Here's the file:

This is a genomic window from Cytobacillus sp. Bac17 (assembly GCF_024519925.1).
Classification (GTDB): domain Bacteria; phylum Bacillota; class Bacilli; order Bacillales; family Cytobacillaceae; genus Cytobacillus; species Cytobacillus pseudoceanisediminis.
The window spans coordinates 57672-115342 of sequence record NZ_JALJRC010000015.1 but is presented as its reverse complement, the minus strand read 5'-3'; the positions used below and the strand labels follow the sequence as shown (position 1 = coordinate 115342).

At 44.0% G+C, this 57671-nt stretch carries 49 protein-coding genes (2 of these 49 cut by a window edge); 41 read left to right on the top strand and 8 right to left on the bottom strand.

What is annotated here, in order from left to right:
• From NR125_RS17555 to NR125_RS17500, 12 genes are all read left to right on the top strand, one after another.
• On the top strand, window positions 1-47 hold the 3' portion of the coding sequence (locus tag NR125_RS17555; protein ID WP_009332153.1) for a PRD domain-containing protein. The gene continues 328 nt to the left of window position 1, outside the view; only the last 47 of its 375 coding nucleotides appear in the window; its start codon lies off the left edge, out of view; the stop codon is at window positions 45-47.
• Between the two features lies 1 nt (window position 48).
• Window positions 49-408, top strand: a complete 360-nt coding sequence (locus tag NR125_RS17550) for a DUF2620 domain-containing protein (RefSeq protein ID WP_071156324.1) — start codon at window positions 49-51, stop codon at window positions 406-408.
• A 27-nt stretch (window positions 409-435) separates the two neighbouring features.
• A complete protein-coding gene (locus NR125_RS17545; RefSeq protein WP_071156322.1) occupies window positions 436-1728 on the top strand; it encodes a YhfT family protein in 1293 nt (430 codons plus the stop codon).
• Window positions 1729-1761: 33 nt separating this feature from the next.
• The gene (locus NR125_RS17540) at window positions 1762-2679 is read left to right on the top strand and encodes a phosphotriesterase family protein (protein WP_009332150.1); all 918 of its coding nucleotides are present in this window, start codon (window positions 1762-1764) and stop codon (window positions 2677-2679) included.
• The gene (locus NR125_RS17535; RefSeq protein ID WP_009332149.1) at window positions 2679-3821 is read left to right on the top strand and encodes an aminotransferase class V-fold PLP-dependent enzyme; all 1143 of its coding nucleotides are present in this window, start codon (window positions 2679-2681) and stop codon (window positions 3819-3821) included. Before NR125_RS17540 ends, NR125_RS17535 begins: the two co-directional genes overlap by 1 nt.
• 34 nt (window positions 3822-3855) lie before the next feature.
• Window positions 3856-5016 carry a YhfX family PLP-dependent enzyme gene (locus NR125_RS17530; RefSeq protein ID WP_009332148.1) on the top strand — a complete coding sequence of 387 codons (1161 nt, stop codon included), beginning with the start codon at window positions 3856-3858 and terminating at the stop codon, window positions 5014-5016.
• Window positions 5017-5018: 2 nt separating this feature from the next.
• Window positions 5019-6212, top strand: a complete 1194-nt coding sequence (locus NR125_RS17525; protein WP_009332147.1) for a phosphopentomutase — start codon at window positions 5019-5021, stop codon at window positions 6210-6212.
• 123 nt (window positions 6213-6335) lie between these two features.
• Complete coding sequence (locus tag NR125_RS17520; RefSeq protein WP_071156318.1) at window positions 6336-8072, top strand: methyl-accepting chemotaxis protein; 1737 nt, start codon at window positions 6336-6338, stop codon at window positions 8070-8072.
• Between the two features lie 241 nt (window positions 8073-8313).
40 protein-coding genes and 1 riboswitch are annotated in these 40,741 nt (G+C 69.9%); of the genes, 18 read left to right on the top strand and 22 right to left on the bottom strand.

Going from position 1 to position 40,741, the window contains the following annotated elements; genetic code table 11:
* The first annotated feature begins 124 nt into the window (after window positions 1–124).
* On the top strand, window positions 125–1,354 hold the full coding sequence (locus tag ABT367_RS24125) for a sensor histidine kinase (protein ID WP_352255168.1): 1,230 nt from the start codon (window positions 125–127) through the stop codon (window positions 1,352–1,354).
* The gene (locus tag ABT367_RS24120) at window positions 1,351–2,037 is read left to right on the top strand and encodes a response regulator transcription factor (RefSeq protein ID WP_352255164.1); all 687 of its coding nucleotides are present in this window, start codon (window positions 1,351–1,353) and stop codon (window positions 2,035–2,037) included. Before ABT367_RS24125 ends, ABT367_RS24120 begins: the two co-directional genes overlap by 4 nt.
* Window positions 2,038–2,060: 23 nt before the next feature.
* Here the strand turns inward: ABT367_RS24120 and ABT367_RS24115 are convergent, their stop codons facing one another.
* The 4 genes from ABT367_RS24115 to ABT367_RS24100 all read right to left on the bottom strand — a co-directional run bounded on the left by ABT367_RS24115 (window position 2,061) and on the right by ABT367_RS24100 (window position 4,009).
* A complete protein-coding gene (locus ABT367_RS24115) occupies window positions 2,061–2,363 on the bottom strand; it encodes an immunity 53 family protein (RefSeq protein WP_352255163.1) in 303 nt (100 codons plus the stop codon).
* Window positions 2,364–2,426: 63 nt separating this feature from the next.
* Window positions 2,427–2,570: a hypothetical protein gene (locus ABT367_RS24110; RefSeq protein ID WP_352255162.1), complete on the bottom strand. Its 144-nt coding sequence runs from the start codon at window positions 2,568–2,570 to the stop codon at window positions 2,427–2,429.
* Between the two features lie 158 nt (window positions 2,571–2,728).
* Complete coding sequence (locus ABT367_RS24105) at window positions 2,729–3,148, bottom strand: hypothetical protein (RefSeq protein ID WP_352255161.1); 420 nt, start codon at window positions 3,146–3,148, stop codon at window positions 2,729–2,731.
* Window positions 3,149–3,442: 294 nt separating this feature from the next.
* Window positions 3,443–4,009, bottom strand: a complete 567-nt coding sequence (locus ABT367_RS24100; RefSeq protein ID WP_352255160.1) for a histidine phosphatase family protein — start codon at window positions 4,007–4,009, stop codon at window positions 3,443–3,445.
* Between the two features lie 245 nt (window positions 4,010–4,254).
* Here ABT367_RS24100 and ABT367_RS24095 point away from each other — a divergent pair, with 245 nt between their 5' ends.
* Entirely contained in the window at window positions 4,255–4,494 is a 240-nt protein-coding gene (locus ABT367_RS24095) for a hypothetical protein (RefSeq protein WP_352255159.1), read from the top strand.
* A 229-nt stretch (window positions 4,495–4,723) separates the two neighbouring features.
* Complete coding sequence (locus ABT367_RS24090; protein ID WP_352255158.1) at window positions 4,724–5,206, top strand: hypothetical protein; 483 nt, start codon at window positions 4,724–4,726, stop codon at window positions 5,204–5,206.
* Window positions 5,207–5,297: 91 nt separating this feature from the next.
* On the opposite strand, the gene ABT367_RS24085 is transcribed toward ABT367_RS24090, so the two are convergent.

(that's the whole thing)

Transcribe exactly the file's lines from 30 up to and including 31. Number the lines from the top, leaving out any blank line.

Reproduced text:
* A complete protein-coding gene (locus ABT367_RS24115) occupies window positions 2,061–2,363 on the bottom strand; it encodes an immunity 53 family protein (RefSeq protein WP_352255163.1) in 303 nt (100 codons plus the stop codon).
* Window positions 2,364–2,426: 63 nt separating this feature from the next.